Reinsurance brokers say the most expensive year for natural disasters didn’t drive coverage prices higher across the industry when policies were renewed on Jan. 1.
Reinsurers’ strong capital base meant only insurance policies covering nations the most affected by catastrophes, such as Japan, Thailand and New Zealand, faced significant increases, James Vickers of Willis Group Holdings Plc said.
Rates in many other lines of business “have hardly moved at all,” even as reinsurance companies lost money on their underwriting, Vickers, chairman of Willis Re’s international and specialty reinsurance unit, said by phone. “There is not a blanket increase. On accounts where clients had losses, prices have gone up considerably more than 10 percent.”
Last year was the priciest 12 months of natural disasters on record for reinsurers and the primary insurers whose risks they help bear, Munich Re, the world’s biggest reinsurer, said on Jan. 4. Earthquakes in Japan and New Zealand and Australian and Thai floods helped cost the industry about $105 billion, surpassing the previous catastrophe record of $101 billion in 2005, when reinsurers were forced to raise capital in the wake of Hurricane Katrina.
Reinsurers covered about half of those insured losses, according to Willis, the world’s third-biggest reinsurance broker. Vickers estimated that the industry’s capital at the end of the third quarter was at the same level as the start of 2011, meaning more reinsurers were healthy enough to compete for business on price.
“It was a disappointing renewal season” for reinsurers hoping to charge more, David Watson, head of XL Group Plc’s European division, said on a Jan. 3 conference call hosted by Keefe Bruyette & Woods Ltd. “There was really no significant upward movement in trading conditions.”
About two-thirds of property-and-casualty reinsurance contracts of companies such as Munich Re, Swiss Re and Hannover Re are typically up for renewal in January. The remainder is renewed in April and July, with a focus on the Asia-Pacific region and the U.S.
Rates for casualty policies, which pay out if individuals and companies are liable to pay compensation, were generally the same as a year ago, while the price of airline insurance dropped about 7 percent, Watson said.
Premiums for international catastrophe policies increased about 2.7 percent in Europe’s main insurance markets of Germany, France, Belgium, the Netherlands, Luxembourg and Scandinavia, Watson said. That’s less than the 3 percent inflation rate in the euro region.
Peak Catastrophe Areas
JPMorgan Chase & Co. analysts including Matthew Heimermann also estimate that casualty prices were little changed from a year earlier, according to a Jan. 2 note to investors. Property insurance increases were closer to 10 percent, they said.
Only catastrophe-exposed contracts and contracts affected by losses saw “significant improvements to rates,” Brian Boornazian, head of reinsurance at Bermuda-based Aspen Insurance Holding Ltd., said during a Jan. 3 conference call hosted by Evercore Partners Inc. “More change is needed to reach rate levels that are adequate for exposures, and other external facts that affect our industry’s profitability.”
The so-called peak areas for catastrophe insurers are U.S. earthquake and hurricane coverage and European windstorms. While such events didn’t much hurt reinsurers in 2011, the industry was surprised by the magnitude of losses elsewhere, such as the Thai floods, according to Dominic Christian, co-chief executive officer of Aon Benfield Group Ltd., the world’s biggest reinsurance broker.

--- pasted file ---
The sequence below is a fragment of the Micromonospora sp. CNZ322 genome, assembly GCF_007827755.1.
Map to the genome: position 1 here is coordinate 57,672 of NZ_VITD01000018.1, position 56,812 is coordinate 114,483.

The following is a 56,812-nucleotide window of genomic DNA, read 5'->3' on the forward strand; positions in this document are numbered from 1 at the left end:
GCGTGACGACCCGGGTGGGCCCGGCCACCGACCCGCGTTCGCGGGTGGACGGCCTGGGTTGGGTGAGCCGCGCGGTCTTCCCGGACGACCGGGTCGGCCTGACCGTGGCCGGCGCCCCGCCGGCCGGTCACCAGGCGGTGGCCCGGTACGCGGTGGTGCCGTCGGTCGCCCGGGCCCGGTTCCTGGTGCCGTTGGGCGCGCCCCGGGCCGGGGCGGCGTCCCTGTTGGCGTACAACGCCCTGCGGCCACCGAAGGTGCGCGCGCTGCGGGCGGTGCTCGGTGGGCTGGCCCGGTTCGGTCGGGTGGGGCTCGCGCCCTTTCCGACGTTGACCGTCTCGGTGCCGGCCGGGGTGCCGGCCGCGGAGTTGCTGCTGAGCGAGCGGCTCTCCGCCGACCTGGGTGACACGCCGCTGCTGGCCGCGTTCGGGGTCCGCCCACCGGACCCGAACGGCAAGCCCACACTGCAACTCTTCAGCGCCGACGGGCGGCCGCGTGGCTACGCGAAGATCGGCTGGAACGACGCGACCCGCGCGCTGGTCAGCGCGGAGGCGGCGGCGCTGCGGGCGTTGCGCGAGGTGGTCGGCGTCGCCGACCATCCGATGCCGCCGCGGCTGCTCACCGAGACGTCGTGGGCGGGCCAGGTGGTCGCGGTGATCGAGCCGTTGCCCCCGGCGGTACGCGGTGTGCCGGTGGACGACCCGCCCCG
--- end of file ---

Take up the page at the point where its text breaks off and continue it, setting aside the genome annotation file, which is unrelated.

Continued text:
“If there are losses in non-peak zones, it makes you wonder if you are applying the right diversification features,” Christian said in a phone interview from London.
Munich Re estimates losses from the Thai floods, which inundated factories and disrupted Japanese companies’ local supply chains, cost $10 billion. While prices in affected areas of Asia such as Thailand have increased at least 50 percent, they haven’t risen in other countries, according to XL’s Watson.
“In Thailand, the losses are just unbelievable,” he said. “What surprises me is that although reinsurers have addressed exposure in Thailand, they still provide uncapped pro-rata treaties providing net cat coverage elsewhere in the world,” Watson said, referring to policies that provide unlimited coverage against natural catastrophes.
Globally, policies covering disasters in multiple regions rose a minimum of about 2 percent, Nick Frankland, CEO of the European operations of the reinsurance brokerage of Marsh & McLennan Cos., said during the KBW conference call.
Willis Re says catastrophe reinsurance prices are jumping from 80 percent to 150 percent in New Zealand, where the Feb. 22 earthquake is estimated to have cost $13 billion, according to Munich Re. In Australia, catastrophe premiums have risen 40 percent to 75 percent, Willis says.
The earthquake in Japan on March 11 and the ensuing tsunami caused insured losses of as much as $40 billion, according to Munich Re. Severe storms in the U.S. in April cost about $7.3 billion, while Hurricane Irene is estimated to cost $7 billion.
Willis’s Vickers said broad-based price increases are only likely if the sovereign-debt crisis worsens and erodes capital. In 2008, writedowns on equity investments and other losses related to the financial crisis prompted reinsurers to increase prices in the January 2009 renewal season. Rates declined again in the following two years, mostly because of an absence of major natural catastrophes.
“Capital ultimately is what drives pricing,” Vickers said.